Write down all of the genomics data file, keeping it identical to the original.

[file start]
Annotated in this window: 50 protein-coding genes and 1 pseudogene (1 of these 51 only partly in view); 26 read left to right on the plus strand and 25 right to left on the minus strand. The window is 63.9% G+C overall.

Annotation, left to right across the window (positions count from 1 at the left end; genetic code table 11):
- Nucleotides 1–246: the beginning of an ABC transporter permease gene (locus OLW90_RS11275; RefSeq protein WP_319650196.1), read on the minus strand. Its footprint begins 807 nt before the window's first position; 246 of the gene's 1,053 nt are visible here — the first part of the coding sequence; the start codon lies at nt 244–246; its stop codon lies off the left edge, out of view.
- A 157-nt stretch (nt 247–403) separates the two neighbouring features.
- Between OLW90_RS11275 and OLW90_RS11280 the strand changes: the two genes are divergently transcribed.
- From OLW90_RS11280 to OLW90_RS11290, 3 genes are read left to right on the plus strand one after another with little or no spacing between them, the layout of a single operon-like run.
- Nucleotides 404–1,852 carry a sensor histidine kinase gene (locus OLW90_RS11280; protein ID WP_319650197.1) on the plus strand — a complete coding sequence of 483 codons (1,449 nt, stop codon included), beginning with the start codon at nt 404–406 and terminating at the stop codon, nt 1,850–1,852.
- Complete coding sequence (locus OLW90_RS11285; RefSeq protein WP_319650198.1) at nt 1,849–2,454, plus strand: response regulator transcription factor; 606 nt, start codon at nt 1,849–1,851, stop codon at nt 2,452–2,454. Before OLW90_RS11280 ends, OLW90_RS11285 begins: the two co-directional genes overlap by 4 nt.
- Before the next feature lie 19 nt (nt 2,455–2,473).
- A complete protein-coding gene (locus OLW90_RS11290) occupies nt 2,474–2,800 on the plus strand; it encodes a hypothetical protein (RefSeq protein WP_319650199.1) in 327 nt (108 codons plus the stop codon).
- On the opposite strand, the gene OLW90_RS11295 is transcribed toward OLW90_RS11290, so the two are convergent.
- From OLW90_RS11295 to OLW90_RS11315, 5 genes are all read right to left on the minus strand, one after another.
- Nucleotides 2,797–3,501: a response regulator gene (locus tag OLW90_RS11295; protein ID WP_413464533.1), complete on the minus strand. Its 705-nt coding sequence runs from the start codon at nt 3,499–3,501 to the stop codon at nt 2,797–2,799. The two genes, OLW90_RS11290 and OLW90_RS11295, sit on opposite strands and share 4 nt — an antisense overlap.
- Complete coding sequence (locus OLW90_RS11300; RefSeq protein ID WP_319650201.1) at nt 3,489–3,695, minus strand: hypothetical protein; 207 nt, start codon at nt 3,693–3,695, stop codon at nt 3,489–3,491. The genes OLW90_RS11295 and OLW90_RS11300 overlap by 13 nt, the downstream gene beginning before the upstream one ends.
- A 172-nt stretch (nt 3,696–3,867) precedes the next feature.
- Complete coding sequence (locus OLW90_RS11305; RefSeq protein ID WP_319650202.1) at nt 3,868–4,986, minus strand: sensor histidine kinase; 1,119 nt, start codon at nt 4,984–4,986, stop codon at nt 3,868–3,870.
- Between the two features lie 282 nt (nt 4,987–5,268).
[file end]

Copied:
Annotated in this window: 50 protein-coding genes and 1 pseudogene (1 of these 51 only partly in view); 26 read left to right on the plus strand and 25 right to left on the minus strand. The window is 63.9% G+C overall.

Annotation, left to right across the window (positions count from 1 at the left end; genetic code table 11):
- Nucleotides 1–246: the beginning of an ABC transporter permease gene (locus OLW90_RS11275; RefSeq protein WP_319650196.1), read on the minus strand. Its footprint begins 807 nt before the window's first position; 246 of the gene's 1,053 nt are visible here — the first part of the coding sequence; the start codon lies at nt 244–246; its stop codon lies off the left edge, out of view.
- A 157-nt stretch (nt 247–403) separates the two neighbouring features.
- Between OLW90_RS11275 and OLW90_RS11280 the strand changes: the two genes are divergently transcribed.
- From OLW90_RS11280 to OLW90_RS11290, 3 genes are read left to right on the plus strand one after another with little or no spacing between them, the layout of a single operon-like run.
- Nucleotides 404–1,852 carry a sensor histidine kinase gene (locus OLW90_RS11280; protein ID WP_319650197.1) on the plus strand — a complete coding sequence of 483 codons (1,449 nt, stop codon included), beginning with the start codon at nt 404–406 and terminating at the stop codon, nt 1,850–1,852.
- Complete coding sequence (locus OLW90_RS11285; RefSeq protein WP_319650198.1) at nt 1,849–2,454, plus strand: response regulator transcription factor; 606 nt, start codon at nt 1,849–1,851, stop codon at nt 2,452–2,454. Before OLW90_RS11280 ends, OLW90_RS11285 begins: the two co-directional genes overlap by 4 nt.
- Before the next feature lie 19 nt (nt 2,455–2,473).
- A complete protein-coding gene (locus OLW90_RS11290) occupies nt 2,474–2,800 on the plus strand; it encodes a hypothetical protein (RefSeq protein WP_319650199.1) in 327 nt (108 codons plus the stop codon).
- On the opposite strand, the gene OLW90_RS11295 is transcribed toward OLW90_RS11290, so the two are convergent.
- From OLW90_RS11295 to OLW90_RS11315, 5 genes are all read right to left on the minus strand, one after another.
- Nucleotides 2,797–3,501: a response regulator gene (locus tag OLW90_RS11295; protein ID WP_413464533.1), complete on the minus strand. Its 705-nt coding sequence runs from the start codon at nt 3,499–3,501 to the stop codon at nt 2,797–2,799. The two genes, OLW90_RS11290 and OLW90_RS11295, sit on opposite strands and share 4 nt — an antisense overlap.
- Complete coding sequence (locus OLW90_RS11300; RefSeq protein ID WP_319650201.1) at nt 3,489–3,695, minus strand: hypothetical protein; 207 nt, start codon at nt 3,693–3,695, stop codon at nt 3,489–3,491. The genes OLW90_RS11295 and OLW90_RS11300 overlap by 13 nt, the downstream gene beginning before the upstream one ends.
- A 172-nt stretch (nt 3,696–3,867) precedes the next feature.
- Complete coding sequence (locus OLW90_RS11305; RefSeq protein ID WP_319650202.1) at nt 3,868–4,986, minus strand: sensor histidine kinase; 1,119 nt, start codon at nt 4,984–4,986, stop codon at nt 3,868–3,870.
- Between the two features lie 282 nt (nt 4,987–5,268).